Start a Translator Business
There's no denying the global marketplace is growing and reaching beyond the borders of China and Mexico. All that cross-cultural communication is creating a growing need for translators, according to the U.S. Bureau of Labor Statistics’ Occupational Outlook Handbook, 2010-11 Edition. It predicts a greater demand for interpreters and translators resulting from the broadening of international ties and growth in the number of non-English speakers in the United States will result in a projected 22 percent increase in the number individuals employed in this profession.
This translates into a big business opportunity for entrepreneurs who can bring foreign-language speakers together with businesses in need.
How to Become a Professional Translator and Interpreter
Achieving a successful career in the field of translation and interpreting is not easy and it requires education, skills, hard work and determination.
Get the right education and qualifications. Get a degree or a combination of degrees in translation/interpretation studies, foreign languages, linguistics, comparative literature, or intercultural communication and all the qualifications and training necessary.
Gain experience. This involves interning with an office or an organization or simply freelancing. For tips, see How to succeed as a freelance translator.
Join a local or national professional translation/interpretation society. Such organizations exist all over the world and serve as a means of providing proper certification as well as professional development opportunities.
Choose an area of activity. Different careers require different things. If you do not want to freelance, you will need to get signed with an agency, a translation office, publishing house, a large business or an organization, such as the UN or EU.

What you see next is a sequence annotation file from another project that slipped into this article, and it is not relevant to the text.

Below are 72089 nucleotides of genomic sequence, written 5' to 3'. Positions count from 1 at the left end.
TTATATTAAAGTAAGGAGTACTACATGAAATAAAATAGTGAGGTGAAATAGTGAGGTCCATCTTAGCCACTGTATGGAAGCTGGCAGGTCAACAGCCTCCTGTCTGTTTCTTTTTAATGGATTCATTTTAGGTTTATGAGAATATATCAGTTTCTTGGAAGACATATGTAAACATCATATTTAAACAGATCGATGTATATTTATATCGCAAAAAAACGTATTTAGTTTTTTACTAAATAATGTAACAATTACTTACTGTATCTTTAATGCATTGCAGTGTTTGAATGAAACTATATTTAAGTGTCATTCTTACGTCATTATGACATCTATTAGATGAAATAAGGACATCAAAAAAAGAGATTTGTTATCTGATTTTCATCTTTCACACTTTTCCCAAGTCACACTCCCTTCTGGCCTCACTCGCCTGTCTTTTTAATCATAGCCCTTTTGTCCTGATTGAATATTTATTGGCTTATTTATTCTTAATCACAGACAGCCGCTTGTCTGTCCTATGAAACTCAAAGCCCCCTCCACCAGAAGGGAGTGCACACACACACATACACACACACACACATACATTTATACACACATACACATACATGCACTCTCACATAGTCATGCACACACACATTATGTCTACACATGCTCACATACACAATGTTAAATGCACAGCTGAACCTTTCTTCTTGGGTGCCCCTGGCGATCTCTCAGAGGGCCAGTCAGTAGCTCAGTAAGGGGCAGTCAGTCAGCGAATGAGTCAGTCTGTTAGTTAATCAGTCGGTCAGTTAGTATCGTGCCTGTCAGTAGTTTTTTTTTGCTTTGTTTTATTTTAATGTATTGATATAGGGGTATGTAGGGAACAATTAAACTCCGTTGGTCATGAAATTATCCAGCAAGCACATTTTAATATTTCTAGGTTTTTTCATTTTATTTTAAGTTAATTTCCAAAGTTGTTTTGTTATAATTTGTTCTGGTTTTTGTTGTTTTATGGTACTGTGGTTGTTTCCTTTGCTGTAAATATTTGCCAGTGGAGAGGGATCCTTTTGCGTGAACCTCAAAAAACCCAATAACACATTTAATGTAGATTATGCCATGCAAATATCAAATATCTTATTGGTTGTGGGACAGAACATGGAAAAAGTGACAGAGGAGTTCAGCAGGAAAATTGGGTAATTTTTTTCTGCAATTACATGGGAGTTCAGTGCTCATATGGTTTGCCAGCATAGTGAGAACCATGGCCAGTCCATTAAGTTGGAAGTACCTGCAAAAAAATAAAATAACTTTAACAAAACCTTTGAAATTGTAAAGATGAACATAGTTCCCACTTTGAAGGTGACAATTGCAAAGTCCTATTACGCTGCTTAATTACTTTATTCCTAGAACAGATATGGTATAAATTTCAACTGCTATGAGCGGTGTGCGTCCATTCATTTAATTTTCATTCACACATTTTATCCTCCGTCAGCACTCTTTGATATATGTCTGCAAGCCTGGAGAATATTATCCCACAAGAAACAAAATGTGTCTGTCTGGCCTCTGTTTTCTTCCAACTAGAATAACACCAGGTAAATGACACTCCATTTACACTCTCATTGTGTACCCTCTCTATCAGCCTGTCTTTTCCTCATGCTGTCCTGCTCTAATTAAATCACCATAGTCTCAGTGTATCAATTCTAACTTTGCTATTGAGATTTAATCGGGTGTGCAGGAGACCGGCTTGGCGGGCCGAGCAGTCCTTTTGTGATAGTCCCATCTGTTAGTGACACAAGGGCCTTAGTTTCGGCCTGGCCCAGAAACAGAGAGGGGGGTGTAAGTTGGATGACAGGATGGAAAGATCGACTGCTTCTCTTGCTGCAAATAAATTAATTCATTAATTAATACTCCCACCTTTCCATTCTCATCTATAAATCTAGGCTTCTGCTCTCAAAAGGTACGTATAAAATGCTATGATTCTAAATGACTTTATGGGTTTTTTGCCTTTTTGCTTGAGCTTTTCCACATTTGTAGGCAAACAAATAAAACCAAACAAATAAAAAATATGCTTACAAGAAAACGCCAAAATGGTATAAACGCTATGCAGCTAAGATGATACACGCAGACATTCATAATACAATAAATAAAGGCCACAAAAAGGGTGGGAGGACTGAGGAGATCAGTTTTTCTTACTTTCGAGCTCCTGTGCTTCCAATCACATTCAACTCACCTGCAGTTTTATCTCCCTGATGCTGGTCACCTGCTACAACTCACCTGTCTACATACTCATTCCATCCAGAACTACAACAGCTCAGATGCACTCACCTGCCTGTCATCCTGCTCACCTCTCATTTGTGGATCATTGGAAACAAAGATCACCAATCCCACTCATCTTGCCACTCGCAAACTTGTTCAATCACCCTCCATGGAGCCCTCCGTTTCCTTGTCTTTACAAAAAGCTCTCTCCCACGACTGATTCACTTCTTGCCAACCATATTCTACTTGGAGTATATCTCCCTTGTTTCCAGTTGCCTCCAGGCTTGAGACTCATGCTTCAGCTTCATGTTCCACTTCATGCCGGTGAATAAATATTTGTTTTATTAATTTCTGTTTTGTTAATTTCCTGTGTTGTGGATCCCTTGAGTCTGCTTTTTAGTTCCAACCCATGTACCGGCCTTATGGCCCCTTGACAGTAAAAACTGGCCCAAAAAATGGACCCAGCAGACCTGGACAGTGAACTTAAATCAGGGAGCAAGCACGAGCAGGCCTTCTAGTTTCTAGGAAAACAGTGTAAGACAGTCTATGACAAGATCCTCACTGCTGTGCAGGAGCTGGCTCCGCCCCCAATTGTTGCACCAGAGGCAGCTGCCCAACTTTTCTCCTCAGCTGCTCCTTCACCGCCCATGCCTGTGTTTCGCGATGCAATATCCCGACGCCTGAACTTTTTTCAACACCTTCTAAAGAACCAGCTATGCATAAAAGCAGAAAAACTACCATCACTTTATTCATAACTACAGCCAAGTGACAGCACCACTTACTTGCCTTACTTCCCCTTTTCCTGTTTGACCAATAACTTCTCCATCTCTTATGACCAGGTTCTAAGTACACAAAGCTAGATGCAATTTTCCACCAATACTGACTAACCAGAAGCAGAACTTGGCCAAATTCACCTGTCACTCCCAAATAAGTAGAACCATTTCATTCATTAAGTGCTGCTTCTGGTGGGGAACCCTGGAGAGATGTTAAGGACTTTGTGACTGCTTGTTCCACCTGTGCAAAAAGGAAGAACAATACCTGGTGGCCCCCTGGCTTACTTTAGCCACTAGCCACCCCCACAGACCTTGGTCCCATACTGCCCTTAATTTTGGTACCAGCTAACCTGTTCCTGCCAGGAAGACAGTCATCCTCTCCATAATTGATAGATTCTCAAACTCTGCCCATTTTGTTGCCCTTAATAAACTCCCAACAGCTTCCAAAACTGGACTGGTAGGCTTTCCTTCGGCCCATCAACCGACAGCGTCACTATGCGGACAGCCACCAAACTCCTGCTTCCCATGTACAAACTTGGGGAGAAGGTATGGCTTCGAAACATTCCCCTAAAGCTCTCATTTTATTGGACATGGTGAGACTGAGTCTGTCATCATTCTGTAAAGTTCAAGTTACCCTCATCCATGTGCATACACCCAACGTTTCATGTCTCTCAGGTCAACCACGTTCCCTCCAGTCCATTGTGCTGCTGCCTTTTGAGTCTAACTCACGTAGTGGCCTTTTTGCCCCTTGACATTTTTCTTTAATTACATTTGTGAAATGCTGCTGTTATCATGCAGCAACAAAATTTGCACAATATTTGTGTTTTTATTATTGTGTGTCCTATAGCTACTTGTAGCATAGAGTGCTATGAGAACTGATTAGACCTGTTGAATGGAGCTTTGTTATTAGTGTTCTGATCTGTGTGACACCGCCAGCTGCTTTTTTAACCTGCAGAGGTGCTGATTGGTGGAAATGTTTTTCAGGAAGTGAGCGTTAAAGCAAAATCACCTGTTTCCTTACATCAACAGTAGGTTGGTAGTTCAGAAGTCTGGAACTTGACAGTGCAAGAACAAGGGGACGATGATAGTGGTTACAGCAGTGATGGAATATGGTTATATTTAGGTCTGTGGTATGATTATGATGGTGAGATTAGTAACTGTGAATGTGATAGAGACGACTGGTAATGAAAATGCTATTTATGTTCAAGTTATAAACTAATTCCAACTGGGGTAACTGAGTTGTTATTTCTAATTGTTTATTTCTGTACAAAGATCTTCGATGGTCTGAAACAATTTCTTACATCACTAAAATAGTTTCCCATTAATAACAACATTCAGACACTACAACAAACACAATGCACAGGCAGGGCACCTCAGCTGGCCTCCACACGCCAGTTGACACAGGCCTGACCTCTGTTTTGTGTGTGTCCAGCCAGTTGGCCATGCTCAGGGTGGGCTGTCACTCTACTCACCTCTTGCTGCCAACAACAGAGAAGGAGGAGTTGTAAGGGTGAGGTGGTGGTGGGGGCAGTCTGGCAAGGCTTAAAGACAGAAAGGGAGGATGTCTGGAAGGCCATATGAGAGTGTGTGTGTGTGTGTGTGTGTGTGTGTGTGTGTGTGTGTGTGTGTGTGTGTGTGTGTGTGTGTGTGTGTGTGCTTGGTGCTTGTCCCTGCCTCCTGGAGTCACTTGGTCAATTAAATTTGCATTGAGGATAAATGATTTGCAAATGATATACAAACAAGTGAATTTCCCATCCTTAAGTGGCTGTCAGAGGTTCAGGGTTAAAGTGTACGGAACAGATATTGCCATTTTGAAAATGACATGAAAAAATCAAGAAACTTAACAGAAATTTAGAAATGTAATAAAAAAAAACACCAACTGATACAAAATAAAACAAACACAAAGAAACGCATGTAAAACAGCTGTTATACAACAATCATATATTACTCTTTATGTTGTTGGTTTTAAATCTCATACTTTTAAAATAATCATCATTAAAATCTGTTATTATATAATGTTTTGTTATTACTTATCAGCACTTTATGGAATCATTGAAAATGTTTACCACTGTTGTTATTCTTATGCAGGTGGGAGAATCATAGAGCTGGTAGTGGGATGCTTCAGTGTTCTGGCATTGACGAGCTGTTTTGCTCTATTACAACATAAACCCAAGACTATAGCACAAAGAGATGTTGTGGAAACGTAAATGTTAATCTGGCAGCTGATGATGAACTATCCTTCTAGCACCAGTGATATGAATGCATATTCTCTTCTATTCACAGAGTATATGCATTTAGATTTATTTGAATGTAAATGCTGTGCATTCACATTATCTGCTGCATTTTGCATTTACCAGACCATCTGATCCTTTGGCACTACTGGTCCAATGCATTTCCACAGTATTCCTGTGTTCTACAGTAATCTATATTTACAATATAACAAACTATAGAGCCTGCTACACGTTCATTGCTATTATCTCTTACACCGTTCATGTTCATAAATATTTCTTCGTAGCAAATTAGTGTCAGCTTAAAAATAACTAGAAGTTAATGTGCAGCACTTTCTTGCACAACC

Choose an area of specialization. Many translators only translate and many interpreters only interpret. Each field further more has specialized sub-fields: technical translation, certified translation, film translation, literary translation, simultaneous interpreting, court interpreting, medical interpreting, etc. Go with what you're good at. If you have a degree in physics and German for instance, you may want to specialize in translating German scientific texts, etc.
Get people to know you and get to know people. You need people to know your name in connection with the business you work in. Begin with your friends and family, tell them you are in the business and have them recommend you to other people. Also, get some advertisement if you can afford it.
Be quick and effective. To succeed, you need to work fast, yet provide high quality services.
Be professional. Always be professional to your clients and co-workers. You do not want to gain a bad reputation. Never accept jobs you are not qualified for or accept too many jobs at the same time and always keep your deadlines.
Work hard. Just like in any other business, you have to work really hard to succeed. To become really successful, you might (and probably will) have to work nights, weekends and holidays.
Practice. When you're not working on a contract or at a conference, exercise your translation and/or interpretation skills for fun by rendering things like news broadcasts, news articles, short stories, etc.
Maintain your languages. Human language is a very fluid and constantly evolving entity. Travel to the countries/regions where your languages are spoken, watch films and soap operas, befriend native speakers, read comic strips, newspapers, and novels etc. Interpreters in particular have to be conscious of a language's dialects and different registers of speech.